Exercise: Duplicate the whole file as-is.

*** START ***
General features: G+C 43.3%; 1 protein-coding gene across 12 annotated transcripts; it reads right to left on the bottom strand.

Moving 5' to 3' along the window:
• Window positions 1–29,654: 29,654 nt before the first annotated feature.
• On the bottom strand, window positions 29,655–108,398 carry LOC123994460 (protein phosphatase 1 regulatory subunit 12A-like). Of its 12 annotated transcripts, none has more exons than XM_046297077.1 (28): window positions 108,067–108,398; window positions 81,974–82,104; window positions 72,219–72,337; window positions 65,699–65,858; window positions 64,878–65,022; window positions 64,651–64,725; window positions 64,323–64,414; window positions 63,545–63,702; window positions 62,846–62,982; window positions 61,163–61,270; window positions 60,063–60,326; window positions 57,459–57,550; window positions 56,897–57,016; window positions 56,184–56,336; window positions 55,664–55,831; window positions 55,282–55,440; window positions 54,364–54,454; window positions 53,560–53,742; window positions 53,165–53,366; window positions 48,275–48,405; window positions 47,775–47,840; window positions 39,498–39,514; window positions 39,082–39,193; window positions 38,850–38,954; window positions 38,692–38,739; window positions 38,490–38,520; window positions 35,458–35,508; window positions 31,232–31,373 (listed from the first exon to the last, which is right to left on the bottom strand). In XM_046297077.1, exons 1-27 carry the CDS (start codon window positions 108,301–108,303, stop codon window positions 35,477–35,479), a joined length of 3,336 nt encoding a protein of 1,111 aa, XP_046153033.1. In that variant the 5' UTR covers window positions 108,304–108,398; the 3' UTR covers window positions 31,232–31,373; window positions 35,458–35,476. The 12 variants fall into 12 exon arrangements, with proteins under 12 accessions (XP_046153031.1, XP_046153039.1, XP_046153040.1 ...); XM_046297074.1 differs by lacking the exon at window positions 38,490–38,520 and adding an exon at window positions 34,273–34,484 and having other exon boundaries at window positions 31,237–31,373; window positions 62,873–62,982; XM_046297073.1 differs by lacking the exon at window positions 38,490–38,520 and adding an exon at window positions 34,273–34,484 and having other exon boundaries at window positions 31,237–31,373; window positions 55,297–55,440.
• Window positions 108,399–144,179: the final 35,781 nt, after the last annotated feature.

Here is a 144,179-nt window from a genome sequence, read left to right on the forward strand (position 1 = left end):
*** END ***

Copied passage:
General features: G+C 43.3%; 1 protein-coding gene across 12 annotated transcripts; it reads right to left on the bottom strand.

Moving 5' to 3' along the window:
• Window positions 1–29,654: 29,654 nt before the first annotated feature.
• On the bottom strand, window positions 29,655–108,398 carry LOC123994460 (protein phosphatase 1 regulatory subunit 12A-like). Of its 12 annotated transcripts, none has more exons than XM_046297077.1 (28): window positions 108,067–108,398; window positions 81,974–82,104; window positions 72,219–72,337; window positions 65,699–65,858; window positions 64,878–65,022; window positions 64,651–64,725; window positions 64,323–64,414; window positions 63,545–63,702; window positions 62,846–62,982; window positions 61,163–61,270; window positions 60,063–60,326; window positions 57,459–57,550; window positions 56,897–57,016; window positions 56,184–56,336; window positions 55,664–55,831; window positions 55,282–55,440; window positions 54,364–54,454; window positions 53,560–53,742; window positions 53,165–53,366; window positions 48,275–48,405; window positions 47,775–47,840; window positions 39,498–39,514; window positions 39,082–39,193; window positions 38,850–38,954; window positions 38,692–38,739; window positions 38,490–38,520; window positions 35,458–35,508; window positions 31,232–31,373 (listed from the first exon to the last, which is right to left on the bottom strand). In XM_046297077.1, exons 1-27 carry the CDS (start codon window positions 108,301–108,303, stop codon window positions 35,477–35,479), a joined length of 3,336 nt encoding a protein of 1,111 aa, XP_046153033.1. In that variant the 5' UTR covers window positions 108,304–108,398; the 3' UTR covers window positions 31,232–31,373; window positions 35,458–35,476. The 12 variants fall into 12 exon arrangements, with proteins under 12 accessions (XP_046153031.1, XP_046153039.1, XP_046153040.1 ...); XM_046297074.1 differs by lacking the exon at window positions 38,490–38,520 and adding an exon at window positions 34,273–34,484 and having other exon boundaries at window positions 31,237–31,373; window positions 62,873–62,982; XM_046297073.1 differs by lacking the exon at window positions 38,490–38,520 and adding an exon at window positions 34,273–34,484 and having other exon boundaries at window positions 31,237–31,373; window positions 55,297–55,440.
• Window positions 108,399–144,179: the final 35,781 nt, after the last annotated feature.

Here is a 144,179-nt window from a genome sequence, read left to right on the forward strand (position 1 = left end):